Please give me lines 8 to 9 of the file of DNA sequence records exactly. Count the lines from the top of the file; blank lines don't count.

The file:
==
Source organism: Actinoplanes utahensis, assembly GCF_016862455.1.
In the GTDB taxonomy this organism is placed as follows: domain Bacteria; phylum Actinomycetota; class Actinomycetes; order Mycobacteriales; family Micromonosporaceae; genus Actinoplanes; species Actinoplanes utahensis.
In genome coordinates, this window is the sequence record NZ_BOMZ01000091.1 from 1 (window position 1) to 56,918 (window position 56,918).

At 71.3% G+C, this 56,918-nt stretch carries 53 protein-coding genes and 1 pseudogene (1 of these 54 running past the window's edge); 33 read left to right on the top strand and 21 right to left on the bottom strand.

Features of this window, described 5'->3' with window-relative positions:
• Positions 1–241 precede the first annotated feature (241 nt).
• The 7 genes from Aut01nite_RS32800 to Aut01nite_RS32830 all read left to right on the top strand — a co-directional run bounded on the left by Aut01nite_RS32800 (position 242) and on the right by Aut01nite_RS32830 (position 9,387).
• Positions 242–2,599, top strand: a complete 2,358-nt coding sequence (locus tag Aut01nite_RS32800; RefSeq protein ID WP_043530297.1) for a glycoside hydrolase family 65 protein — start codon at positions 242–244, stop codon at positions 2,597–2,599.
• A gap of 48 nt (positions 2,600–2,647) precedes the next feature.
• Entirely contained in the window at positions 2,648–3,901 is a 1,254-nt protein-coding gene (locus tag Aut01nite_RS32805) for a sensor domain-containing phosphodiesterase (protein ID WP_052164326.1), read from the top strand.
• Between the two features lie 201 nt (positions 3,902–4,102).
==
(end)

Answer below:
• Positions 242–2,599, top strand: a complete 2,358-nt coding sequence (locus tag Aut01nite_RS32800; RefSeq protein ID WP_043530297.1) for a glycoside hydrolase family 65 protein — start codon at positions 242–244, stop codon at positions 2,597–2,599.
• A gap of 48 nt (positions 2,600–2,647) precedes the next feature.